To keep up with latest technology, many consumers are tempted by the increasing number of retailer buy-back programs offered for a minimal fee at the point of sale.
As long as your gadget is in good condition, many buy-back programs allow you to trade up such items as your cell phone, laptop, tablet and television for a percentage of its current value. Usually, this credit comes in the form of a store gift card.
The Better Business Bureau recommends that consumers weigh the pros and cons before participating in a retailer’s buy-back program:
Buy-back programs act as insurance against loss of value. Like any insurance policy, the true value can become nominal and hard to define. Be sure to read the fine print as many buy-back options have conditions and constraints that could ultimately keep you from selling back your used gadget.
You could pay triple sales tax. Even though sales tax laws and buy-back program rules vary, the consumer is the one responsible for paying the tax – first when you buy the gadget, a second time when you return it and then a third time when you use the gift card.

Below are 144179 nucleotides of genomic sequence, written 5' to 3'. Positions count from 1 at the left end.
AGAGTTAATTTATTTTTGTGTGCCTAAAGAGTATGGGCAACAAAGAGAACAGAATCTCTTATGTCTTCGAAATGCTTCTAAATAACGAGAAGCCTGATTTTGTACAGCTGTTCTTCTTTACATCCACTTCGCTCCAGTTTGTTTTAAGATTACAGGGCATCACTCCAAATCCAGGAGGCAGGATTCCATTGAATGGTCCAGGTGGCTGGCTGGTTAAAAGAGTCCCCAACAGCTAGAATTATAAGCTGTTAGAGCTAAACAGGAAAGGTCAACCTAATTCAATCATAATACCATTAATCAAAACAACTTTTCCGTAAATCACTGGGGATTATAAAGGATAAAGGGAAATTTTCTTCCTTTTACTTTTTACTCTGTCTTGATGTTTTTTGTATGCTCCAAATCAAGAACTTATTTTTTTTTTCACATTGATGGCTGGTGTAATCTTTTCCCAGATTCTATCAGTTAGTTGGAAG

Gadget buy-backs are not for the forgetful. If you don’t save original receipts, power cords and manuals, you could be at a loss or your payout could be less than expected. Most buy-back programs insist that the original items be brought back to the store at the time of the exchange.
Mobile phone contracts are not covered. You can resell your phone back to the retailer, but your cellphone provider will keep billing you for the duration of your contract.
You can compromise your identity. Remember to completely erase all personal data from the gadget, smartphone or laptop before returning it. If you don't, you could unwittingly compromise your identity.
You can get more for your electronic gadgets elsewhere. In most instances, you can get more for your electronics by using such sites as eBay and Craigslist.
Start With Trust. For trustworthy consumer tips and information, visit wynco.bbb.org or call 970-484-1348 or 800-564-0371.